Modelesque But Not a Model

Inclusivity is more important than ever. With plus size models taking the modelling world by storm, women of colour demanding they be represented in the beauty world and Tommy Hilfiger introducing an adaptive clothing line for people with disabilities, it seems like everyone is determined to ensure that the next generation of children all have someone they can look up to. But I still think there’s a group missing: the tall kids.

In our society, being tall is only beautiful if your height is profitable. In 2010, the BBC reported that the average height of a woman in the UK was 5’3”, and according to the British Fashion Model Agents Association, the average height of a female model is at least 5’8”. Models worldwide are exalted as beautiful, exotic creatures with perfect bodies that tower over the rest of us. But they are the exception – the average tall child isn’t going to be a model or an athlete. So, who do they look up to when they grow up to be an average woman with a couple extra inches? I ask because I am that woman.

I remember when I was around nine years old, my Mum dropped me off at a day summer camp for parents that had to work during the summer holidays. Due to some mix-up because of my height, I ended up in a group with kids around the age of fourteen. I was a very shy, insecure child and ended up being laughed at by the other kids because I was acting childish… (because I was a child!)

When I complained to the adult in charge she thought I was lying. When I told her my age she refused to move me to a younger group. She even tried to comfort me because I wasn’t as smart as the other children, which wouldn’t have been a surprise if she had listened to the fact that I was in fact nine!

Writing this at twenty years old, I can still feel the anger, the fear, the awkwardness and the sadness, all because I was “too tall for my age”. Now as an adult I still get comments such as “oh my God, how tall are you?” or “you should never wear heels” or “I don’t go for tall girls”. Let’s not even start on the fact that along with being a giant you’re also likely to have big feet.

When you are an average tall woman, opinions around your height range from unique to plain weird. You get labelled as awkward and clumsy even if you’re not, you’re the only one that can’t find affordable clothing with stores saying that they stock for the majority, despite having plus size and petite ranges. Out of the UK’s top 10 retailers, according to the number of customers in 2016, none stock tall section ranges in-store and one stocks online (New Look), while six stock petite ranges. That’s 0% versus 60%! In the last two years, the big difference has been the continued rise of online shopping – sadly at the expense of the high street – but one thing that the online shops provide that the stores weren’t able to is inclusivity. Online retailers such as ASOS, Boohoo, Missguided and New Look provide fashionable clothes for tall, petite and plus-size women. But a lot of them still only cater to our shorter counterparts, such as Pretty Little Thing.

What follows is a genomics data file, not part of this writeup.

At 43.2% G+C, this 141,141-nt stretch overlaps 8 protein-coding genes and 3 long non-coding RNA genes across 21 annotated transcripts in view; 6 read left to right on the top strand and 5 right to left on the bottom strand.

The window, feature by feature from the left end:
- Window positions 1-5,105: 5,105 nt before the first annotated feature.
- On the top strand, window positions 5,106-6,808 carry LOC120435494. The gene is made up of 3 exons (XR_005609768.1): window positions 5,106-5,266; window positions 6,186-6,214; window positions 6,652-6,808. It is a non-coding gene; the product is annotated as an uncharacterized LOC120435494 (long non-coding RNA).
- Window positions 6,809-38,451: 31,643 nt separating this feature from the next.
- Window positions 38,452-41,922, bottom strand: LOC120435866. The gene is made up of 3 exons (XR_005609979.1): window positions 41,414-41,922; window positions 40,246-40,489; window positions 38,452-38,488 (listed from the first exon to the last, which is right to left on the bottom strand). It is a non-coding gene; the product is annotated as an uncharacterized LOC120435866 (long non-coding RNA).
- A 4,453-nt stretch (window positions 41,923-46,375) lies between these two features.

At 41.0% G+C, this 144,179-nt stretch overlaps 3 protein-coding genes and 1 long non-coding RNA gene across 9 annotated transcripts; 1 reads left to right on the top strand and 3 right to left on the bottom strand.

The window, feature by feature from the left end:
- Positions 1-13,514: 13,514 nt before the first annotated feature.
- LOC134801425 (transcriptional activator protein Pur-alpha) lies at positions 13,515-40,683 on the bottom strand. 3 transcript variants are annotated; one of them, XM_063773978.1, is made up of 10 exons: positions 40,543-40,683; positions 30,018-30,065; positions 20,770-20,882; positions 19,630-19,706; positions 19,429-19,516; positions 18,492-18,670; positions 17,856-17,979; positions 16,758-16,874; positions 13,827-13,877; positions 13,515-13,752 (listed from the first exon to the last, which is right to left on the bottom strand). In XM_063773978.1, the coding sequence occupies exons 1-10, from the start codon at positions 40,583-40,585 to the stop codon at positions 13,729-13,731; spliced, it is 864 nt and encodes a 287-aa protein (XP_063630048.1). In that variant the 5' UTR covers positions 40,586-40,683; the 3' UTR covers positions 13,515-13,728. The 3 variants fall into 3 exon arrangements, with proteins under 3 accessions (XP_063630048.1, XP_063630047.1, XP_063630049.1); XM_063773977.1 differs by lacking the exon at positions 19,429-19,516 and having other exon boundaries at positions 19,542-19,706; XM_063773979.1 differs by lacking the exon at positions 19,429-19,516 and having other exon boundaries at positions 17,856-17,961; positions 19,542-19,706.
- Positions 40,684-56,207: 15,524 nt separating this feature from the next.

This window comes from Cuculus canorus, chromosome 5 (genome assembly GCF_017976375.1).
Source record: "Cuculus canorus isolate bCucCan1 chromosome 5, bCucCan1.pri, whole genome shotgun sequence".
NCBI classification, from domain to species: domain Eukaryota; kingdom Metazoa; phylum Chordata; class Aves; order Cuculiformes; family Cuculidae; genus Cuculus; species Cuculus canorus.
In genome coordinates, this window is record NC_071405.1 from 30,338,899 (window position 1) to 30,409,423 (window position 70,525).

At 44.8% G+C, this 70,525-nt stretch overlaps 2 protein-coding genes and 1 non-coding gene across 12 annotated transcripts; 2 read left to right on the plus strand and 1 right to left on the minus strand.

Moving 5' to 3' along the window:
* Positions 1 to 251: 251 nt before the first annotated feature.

After researching, I realised that it’s not only tall women that have it hard. On the other side of the spectrum, petite women often get labelled as cute and are thought to be younger than they are, so tend to not be taken as seriously in professional situations. As someone who’s 6ft tall, I can imagine how frustrating that would be – having your intelligence questioned just because of your height. I can also relate as a black woman, because my intelligence is challenged on various occasions. Based on the colour of my skin, people often assume I am less intelligent that my white counterparts even when I am filled with a room of my peers. So, in a different but similar light, I can relate (to an extent) how many petite people must feel.

It’s not all doom and gloom. Like any other insecurity, I’ve learnt to accept and even love my height. Slowly I’ve stop slouching in photos and I’ve gotten used to the annoying questions. Sometimes I even sarcastically act shocked when someone tells me I’m tall, “oh my days, when did this happen. Last time I checked I was 5’5”!!”. But most of the time I know that they mean no harm and they are just asking out of curiosity. As mentioned earlier, the inclusivity ‘trend’ has crept a little into the tall world with online stores such as Missguided and ASOS having tall sections. Topshop also caters to tall women, being the only high street store with a tall section both in store and online. Also, I can wake up five minutes later than everybody else for lectures because I can walk fast due to my extra-long legs. When I gain weight it’s not as noticeable because there’s a lot more of me to spread the weight across. And because I’ve got long arms I can get most of my outfit in shot when I’m taking a selfie. 

On average, tall people get paid more worldwide as we are assumed to be better leaders based on our perception of what a leader should look like. Arguably, this is why many Fortune 500 CEOs (most of which of men) are taller than the average man. However, this statistic just shows that once again being tall is only seen as a beneficial trait in a man. As of April 2018, only 24 out of the Fortune 500 companies have women as CEOs, that’s 4.8%. Out of the 24 only 2 are women of colour: Geisha Williams of PG&E Corporation and Indra Nooyi of PepsiCo. Once again, women of colour are at the bottom of the totem pole even when it comes to benefiting from height.

So, before you ask an insensitive question or make an assumption based on someone’s height, imagine walking a mile in their shoes.

That’s if you could even handle the long strides.

Written by Jade Egemonye 

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